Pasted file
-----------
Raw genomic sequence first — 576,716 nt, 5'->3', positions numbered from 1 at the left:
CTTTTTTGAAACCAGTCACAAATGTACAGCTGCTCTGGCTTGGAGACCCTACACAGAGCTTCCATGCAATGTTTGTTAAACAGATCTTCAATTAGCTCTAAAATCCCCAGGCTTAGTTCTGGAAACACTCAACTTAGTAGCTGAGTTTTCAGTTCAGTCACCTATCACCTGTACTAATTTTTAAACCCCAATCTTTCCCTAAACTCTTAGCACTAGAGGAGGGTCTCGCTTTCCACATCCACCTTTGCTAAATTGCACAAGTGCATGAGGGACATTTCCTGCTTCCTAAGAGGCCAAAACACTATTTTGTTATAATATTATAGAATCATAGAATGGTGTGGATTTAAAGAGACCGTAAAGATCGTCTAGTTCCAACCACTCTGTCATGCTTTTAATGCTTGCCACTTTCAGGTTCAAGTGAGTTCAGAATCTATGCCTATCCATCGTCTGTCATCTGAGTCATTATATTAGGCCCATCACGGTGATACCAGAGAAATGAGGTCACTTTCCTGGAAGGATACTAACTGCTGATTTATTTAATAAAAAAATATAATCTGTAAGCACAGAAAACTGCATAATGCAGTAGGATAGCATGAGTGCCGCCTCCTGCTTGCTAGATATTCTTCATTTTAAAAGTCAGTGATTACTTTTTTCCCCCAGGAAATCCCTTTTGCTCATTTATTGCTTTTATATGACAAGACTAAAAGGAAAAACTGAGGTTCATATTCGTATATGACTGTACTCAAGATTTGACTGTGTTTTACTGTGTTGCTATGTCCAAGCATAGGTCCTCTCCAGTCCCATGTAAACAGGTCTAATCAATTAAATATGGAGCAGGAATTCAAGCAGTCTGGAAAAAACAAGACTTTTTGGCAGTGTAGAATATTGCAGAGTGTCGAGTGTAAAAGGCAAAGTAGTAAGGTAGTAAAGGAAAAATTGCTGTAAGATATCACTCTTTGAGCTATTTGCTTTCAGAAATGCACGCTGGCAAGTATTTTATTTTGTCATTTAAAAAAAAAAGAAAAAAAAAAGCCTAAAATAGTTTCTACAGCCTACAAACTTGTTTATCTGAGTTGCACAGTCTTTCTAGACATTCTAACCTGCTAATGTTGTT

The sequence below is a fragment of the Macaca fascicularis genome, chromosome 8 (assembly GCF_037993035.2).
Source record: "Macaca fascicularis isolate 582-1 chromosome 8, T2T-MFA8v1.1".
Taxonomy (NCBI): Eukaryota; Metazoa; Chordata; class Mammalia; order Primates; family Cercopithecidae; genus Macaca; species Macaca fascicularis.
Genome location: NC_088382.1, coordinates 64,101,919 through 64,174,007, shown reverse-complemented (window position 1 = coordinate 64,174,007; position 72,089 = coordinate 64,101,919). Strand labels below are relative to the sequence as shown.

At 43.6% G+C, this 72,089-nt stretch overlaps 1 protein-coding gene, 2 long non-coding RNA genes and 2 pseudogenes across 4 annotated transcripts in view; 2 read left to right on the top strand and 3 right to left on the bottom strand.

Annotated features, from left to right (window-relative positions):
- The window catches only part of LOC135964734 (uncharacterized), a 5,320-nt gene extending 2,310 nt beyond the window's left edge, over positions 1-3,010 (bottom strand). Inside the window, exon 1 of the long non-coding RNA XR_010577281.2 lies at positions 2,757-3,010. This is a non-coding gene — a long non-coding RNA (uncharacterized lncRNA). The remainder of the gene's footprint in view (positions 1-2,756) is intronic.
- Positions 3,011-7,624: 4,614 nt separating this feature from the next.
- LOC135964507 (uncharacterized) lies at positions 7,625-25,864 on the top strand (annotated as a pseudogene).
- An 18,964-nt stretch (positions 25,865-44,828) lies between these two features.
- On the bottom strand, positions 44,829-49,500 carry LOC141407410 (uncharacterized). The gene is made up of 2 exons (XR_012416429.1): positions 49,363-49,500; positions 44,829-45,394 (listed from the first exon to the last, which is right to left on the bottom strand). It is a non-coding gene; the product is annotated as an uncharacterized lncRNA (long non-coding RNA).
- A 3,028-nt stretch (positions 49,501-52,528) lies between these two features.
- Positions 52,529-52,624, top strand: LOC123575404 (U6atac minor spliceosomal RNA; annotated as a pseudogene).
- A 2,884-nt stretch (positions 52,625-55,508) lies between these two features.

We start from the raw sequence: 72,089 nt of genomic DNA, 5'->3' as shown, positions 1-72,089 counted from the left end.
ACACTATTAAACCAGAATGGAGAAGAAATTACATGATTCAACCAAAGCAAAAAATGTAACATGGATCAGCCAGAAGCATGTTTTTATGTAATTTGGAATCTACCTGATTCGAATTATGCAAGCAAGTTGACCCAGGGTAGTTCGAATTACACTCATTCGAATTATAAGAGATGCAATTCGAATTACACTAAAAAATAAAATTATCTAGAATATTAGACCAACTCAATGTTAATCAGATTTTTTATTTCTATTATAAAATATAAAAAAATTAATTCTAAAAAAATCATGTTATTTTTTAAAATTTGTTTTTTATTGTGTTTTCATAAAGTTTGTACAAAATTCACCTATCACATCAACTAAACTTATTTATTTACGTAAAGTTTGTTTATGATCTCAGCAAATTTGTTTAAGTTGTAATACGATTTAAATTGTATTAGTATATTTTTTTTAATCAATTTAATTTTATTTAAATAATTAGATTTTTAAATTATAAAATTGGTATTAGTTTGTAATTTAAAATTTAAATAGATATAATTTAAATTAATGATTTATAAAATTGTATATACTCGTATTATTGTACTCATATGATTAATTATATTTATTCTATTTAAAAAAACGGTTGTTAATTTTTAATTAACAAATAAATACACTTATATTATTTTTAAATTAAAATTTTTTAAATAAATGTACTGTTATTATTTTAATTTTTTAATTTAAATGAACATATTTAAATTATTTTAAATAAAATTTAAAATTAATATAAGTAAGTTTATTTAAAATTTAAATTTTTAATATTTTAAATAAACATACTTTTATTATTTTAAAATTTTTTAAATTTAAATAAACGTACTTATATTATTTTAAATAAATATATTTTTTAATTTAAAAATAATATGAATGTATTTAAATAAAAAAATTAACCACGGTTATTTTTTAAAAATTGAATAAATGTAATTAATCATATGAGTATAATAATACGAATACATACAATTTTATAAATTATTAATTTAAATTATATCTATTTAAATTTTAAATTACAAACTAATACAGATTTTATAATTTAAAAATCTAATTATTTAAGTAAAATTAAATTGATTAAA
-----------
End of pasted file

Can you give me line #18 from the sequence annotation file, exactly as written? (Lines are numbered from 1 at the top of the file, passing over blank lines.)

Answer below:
ACACTATTAAACCAGAATGGAGAAGAAATTACATGATTCAACCAAAGCAAAAAATGTAACATGGATCAGCCAGAAGCATGTTTTTATGTAATTTGGAATCTACCTGATTCGAATTATGCAAGCAAGTTGACCCAGGGTAGTTCGAATTACACTCATTCGAATTATAAGAGATGCAATTCGAATTACACTAAAAAATAAAATTATCTAGAATATTAGACCAACTCAATGTTAATCAGATTTTTTATTTCTATTATAAAATATAAAAAAATTAATTCTAAAAAAATCATGTTATTTTTTAAAATTTGTTTTTTATTGTGTTTTCATAAAGTTTGTACAAAATTCACCTATCACATCAACTAAACTTATTTATTTACGTAAAGTTTGTTTATGATCTCAGCAAATTTGTTTAAGTTGTAATACGATTTAAATTGTATTAGTATATTTTTTTTAATCAATTTAATTTTATTTAAATAATTAGATTTTTAAATTATAAAATTGGTATTAGTTTGTAATTTAAAATTTAAATAGATATAATTTAAATTAATGATTTATAAAATTGTATATACTCGTATTATTGTACTCATATGATTAATTATATTTATTCTATTTAAAAAAACGGTTGTTAATTTTTAATTAACAAATAAATACACTTATATTATTTTTAAATTAAAATTTTTTAAATAAATGTACTGTTATTATTTTAATTTTTTAATTTAAATGAACATATTTAAATTATTTTAAATAAAATTTAAAATTAATATAAGTAAGTTTATTTAAAATTTAAATTTTTAATATTTTAAATAAACATACTTTTATTATTTTAAAATTTTTTAAATTTAAATAAACGTACTTATATTATTTTAAATAAATATATTTTTTAATTTAAAAATAATATGAATGTATTTAAATAAAAAAATTAACCACGGTTATTTTTTAAAAATTGAATAAATGTAATTAATCATATGAGTATAATAATACGAATACATACAATTTTATAAATTATTAATTTAAATTATATCTATTTAAATTTTAAATTACAAACTAATACAGATTTTATAATTTAAAAATCTAATTATTTAAGTAAAATTAAATTGATTAAA